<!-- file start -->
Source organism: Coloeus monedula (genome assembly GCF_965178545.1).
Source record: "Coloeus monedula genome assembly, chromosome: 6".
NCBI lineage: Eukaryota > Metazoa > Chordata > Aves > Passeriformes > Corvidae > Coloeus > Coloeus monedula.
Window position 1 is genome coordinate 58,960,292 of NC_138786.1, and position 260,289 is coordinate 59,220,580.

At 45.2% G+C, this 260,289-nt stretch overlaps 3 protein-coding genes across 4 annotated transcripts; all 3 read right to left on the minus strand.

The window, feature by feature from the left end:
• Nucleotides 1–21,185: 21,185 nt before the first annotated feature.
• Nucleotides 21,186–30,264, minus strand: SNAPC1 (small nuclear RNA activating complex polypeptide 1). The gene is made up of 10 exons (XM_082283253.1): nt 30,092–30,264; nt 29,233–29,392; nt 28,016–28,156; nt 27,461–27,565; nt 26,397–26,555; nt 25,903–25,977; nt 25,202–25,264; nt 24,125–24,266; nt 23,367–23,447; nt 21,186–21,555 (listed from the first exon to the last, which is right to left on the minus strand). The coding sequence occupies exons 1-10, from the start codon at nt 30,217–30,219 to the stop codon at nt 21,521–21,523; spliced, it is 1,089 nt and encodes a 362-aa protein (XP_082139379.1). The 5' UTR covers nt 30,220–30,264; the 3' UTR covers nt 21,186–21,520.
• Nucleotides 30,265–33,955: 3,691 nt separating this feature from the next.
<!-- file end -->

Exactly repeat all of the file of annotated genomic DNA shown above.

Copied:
Source organism: Coloeus monedula (genome assembly GCF_965178545.1).
Source record: "Coloeus monedula genome assembly, chromosome: 6".
NCBI lineage: Eukaryota > Metazoa > Chordata > Aves > Passeriformes > Corvidae > Coloeus > Coloeus monedula.
Window position 1 is genome coordinate 58,960,292 of NC_138786.1, and position 260,289 is coordinate 59,220,580.

At 45.2% G+C, this 260,289-nt stretch overlaps 3 protein-coding genes across 4 annotated transcripts; all 3 read right to left on the minus strand.

The window, feature by feature from the left end:
• Nucleotides 1–21,185: 21,185 nt before the first annotated feature.
• Nucleotides 21,186–30,264, minus strand: SNAPC1 (small nuclear RNA activating complex polypeptide 1). The gene is made up of 10 exons (XM_082283253.1): nt 30,092–30,264; nt 29,233–29,392; nt 28,016–28,156; nt 27,461–27,565; nt 26,397–26,555; nt 25,903–25,977; nt 25,202–25,264; nt 24,125–24,266; nt 23,367–23,447; nt 21,186–21,555 (listed from the first exon to the last, which is right to left on the minus strand). The coding sequence occupies exons 1-10, from the start codon at nt 30,217–30,219 to the stop codon at nt 21,521–21,523; spliced, it is 1,089 nt and encodes a 362-aa protein (XP_082139379.1). The 5' UTR covers nt 30,220–30,264; the 3' UTR covers nt 21,186–21,520.
• Nucleotides 30,265–33,955: 3,691 nt separating this feature from the next.